It was not until the British discovery of the iconic Charnia in 1957 that the pre-Cambrian was seriously considered as containing life. This frond-shaped fossil was found in England’s Charnwood Forest, and due to the detailed geologic mapping of the British Geological Survey there was no doubt that these fossils sat in Precambrian rocks. Palæontologist Martin Glaessner finally made the connection between this and the earlier finds, and with a combination of improved dating of existing specimens and an injection of vigour into the search, many more instances were recognised.

Needless to say, Nature published Glaessner’s letter. So much for “peer review”.

There we are then, with at least 3 scientists either wholly disregarded or actively isolated by the consensus/dogma crowd, a few rejected scientific papers, and a scientific consensus/dogma winning for decades despite being based on a rather odd idea.

The topic of a new history-based BBC drama, with shamed faces at Macmillan Publishers Ltd? Or the inspiration of a new David Attenborough documentary about how consensus-fixated scientists have been ruining science for centuries?

Sadly, I doubt it.

Written by omnologos

2010/Nov/14 at 20:00:25

Sincerity Reaches Horoscopes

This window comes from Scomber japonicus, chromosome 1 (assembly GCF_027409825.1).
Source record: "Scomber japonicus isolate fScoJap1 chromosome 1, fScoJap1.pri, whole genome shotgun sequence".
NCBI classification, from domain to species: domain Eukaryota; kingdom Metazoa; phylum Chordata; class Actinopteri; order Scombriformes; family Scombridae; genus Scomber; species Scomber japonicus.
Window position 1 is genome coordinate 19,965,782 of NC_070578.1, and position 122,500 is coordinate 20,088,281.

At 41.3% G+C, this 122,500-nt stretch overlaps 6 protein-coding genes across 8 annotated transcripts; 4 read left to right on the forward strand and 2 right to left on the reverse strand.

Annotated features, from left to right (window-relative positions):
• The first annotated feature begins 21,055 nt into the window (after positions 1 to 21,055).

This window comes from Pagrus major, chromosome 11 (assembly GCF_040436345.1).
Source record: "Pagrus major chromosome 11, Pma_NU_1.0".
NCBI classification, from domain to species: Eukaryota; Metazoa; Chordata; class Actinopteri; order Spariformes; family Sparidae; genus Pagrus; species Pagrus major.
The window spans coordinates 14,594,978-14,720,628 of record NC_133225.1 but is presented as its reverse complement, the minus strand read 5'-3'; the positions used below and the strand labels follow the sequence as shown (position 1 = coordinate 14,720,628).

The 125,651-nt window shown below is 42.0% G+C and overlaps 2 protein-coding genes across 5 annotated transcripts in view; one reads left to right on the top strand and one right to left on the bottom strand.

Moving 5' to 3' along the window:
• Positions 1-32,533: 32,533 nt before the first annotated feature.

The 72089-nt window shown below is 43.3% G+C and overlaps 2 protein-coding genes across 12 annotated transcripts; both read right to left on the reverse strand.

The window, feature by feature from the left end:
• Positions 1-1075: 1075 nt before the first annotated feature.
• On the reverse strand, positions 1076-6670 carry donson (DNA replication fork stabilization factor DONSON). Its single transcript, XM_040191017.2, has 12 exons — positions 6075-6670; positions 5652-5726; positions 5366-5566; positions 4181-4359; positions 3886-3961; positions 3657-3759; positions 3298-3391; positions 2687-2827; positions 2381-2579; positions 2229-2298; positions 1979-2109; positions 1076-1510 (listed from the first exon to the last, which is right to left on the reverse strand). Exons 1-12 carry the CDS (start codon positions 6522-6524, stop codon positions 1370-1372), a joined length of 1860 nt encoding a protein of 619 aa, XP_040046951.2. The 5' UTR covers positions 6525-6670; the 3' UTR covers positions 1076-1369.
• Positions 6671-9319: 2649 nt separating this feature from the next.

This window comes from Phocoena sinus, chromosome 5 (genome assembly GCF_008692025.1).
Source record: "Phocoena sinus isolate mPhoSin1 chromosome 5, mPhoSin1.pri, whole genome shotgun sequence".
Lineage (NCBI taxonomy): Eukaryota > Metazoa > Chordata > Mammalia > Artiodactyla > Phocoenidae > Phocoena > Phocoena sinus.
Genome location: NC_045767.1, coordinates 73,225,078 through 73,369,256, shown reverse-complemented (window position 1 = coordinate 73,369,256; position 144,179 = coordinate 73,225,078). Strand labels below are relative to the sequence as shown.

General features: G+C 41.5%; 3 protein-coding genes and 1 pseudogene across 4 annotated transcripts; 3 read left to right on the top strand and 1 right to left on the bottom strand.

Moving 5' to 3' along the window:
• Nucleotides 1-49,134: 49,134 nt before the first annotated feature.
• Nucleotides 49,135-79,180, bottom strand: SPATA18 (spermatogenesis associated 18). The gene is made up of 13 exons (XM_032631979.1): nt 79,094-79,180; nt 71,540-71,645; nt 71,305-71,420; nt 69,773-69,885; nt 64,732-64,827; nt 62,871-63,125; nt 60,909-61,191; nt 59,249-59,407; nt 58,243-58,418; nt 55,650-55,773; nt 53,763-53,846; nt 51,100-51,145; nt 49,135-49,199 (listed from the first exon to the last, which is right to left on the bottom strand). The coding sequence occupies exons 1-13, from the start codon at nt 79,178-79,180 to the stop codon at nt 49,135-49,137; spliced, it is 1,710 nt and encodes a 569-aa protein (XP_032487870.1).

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As mentioned in the BBC’s Radio4’s Friday Night Comedy show The News Quiz on Oct 9, 2009 (25m47s): this text has been published in free newspaper “Metro”‘s horoscope section (Virgo):

You’ve been held back by too many what-if’s and and maybe’s, Virgo. You can’t foretell what’s going to happen tomorrow, next week or next year, so…why waste your time wondering?

Written by omnologos

2009/Oct/11 at 23:30:45

Posted in Humor

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Very Very Nasty UK and Ireland Weather for Monday 10’s Rush Hour

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With cyclone Johanna forecasted as the worst of the 2007-2008 winter for UK and Ireland, I am worried that the proverbial BBC fixation for understatement will leave people unsure on how bad it can really get.


This is what the BBC Weather warnings page has to say: Sunday 9 March EARLY WARNING An intense area of low pressure is forecast cross the UK on Monday. Both wind and rain will be notable with potential for disruption to transport and power supplies. England and Wales look most at risk at the moment, with gusts of wind up to 70mph, locally 80mph for exposed coasts and hills Further updates will appear here.

There is an article “Flood alert amid storm warnings” but despite the warnings affecting millions of people, it’s not the main story and will be surely and easily missed by most.